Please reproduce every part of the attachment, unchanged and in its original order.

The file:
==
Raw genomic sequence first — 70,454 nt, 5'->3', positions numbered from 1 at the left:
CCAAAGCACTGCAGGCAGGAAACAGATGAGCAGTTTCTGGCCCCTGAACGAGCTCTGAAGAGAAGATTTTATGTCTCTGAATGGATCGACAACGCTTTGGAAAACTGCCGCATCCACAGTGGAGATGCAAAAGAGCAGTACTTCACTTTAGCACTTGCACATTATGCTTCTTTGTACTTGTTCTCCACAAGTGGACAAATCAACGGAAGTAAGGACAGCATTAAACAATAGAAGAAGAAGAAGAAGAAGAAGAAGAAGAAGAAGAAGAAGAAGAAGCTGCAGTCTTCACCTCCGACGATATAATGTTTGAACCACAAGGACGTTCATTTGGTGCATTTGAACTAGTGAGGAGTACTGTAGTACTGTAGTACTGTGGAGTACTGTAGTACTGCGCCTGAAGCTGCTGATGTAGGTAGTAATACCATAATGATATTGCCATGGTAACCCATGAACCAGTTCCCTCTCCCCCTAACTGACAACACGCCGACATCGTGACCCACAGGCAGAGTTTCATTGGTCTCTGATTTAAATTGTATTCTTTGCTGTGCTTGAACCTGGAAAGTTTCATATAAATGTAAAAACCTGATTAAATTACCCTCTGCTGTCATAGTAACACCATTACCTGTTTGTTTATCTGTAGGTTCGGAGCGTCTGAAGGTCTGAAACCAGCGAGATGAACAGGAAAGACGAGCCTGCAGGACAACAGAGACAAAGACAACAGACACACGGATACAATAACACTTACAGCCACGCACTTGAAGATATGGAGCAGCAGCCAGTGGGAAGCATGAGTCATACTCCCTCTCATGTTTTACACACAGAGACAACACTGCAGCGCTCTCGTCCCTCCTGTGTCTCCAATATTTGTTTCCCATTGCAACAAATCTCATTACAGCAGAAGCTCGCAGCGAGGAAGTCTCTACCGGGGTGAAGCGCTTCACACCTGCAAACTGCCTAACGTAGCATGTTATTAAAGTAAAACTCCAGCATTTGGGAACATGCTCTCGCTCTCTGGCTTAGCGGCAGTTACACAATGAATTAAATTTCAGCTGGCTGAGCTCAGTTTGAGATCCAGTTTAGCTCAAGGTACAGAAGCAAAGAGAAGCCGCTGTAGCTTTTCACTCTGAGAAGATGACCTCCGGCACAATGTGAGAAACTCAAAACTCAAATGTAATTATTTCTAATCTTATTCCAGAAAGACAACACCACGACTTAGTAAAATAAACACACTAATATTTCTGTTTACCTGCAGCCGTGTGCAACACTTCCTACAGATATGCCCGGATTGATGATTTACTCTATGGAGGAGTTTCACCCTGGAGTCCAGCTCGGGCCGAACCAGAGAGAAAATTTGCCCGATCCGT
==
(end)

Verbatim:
Raw genomic sequence first — 70,454 nt, 5'->3', positions numbered from 1 at the left:
CCAAAGCACTGCAGGCAGGAAACAGATGAGCAGTTTCTGGCCCCTGAACGAGCTCTGAAGAGAAGATTTTATGTCTCTGAATGGATCGACAACGCTTTGGAAAACTGCCGCATCCACAGTGGAGATGCAAAAGAGCAGTACTTCACTTTAGCACTTGCACATTATGCTTCTTTGTACTTGTTCTCCACAAGTGGACAAATCAACGGAAGTAAGGACAGCATTAAACAATAGAAGAAGAAGAAGAAGAAGAAGAAGAAGAAGAAGAAGAAGAAGAAGCTGCAGTCTTCACCTCCGACGATATAATGTTTGAACCACAAGGACGTTCATTTGGTGCATTTGAACTAGTGAGGAGTACTGTAGTACTGTAGTACTGTGGAGTACTGTAGTACTGCGCCTGAAGCTGCTGATGTAGGTAGTAATACCATAATGATATTGCCATGGTAACCCATGAACCAGTTCCCTCTCCCCCTAACTGACAACACGCCGACATCGTGACCCACAGGCAGAGTTTCATTGGTCTCTGATTTAAATTGTATTCTTTGCTGTGCTTGAACCTGGAAAGTTTCATATAAATGTAAAAACCTGATTAAATTACCCTCTGCTGTCATAGTAACACCATTACCTGTTTGTTTATCTGTAGGTTCGGAGCGTCTGAAGGTCTGAAACCAGCGAGATGAACAGGAAAGACGAGCCTGCAGGACAACAGAGACAAAGACAACAGACACACGGATACAATAACACTTACAGCCACGCACTTGAAGATATGGAGCAGCAGCCAGTGGGAAGCATGAGTCATACTCCCTCTCATGTTTTACACACAGAGACAACACTGCAGCGCTCTCGTCCCTCCTGTGTCTCCAATATTTGTTTCCCATTGCAACAAATCTCATTACAGCAGAAGCTCGCAGCGAGGAAGTCTCTACCGGGGTGAAGCGCTTCACACCTGCAAACTGCCTAACGTAGCATGTTATTAAAGTAAAACTCCAGCATTTGGGAACATGCTCTCGCTCTCTGGCTTAGCGGCAGTTACACAATGAATTAAATTTCAGCTGGCTGAGCTCAGTTTGAGATCCAGTTTAGCTCAAGGTACAGAAGCAAAGAGAAGCCGCTGTAGCTTTTCACTCTGAGAAGATGACCTCCGGCACAATGTGAGAAACTCAAAACTCAAATGTAATTATTTCTAATCTTATTCCAGAAAGACAACACCACGACTTAGTAAAATAAACACACTAATATTTCTGTTTACCTGCAGCCGTGTGCAACACTTCCTACAGATATGCCCGGATTGATGATTTACTCTATGGAGGAGTTTCACCCTGGAGTCCAGCTCGGGCCGAACCAGAGAGAAAATTTGCCCGATCCGT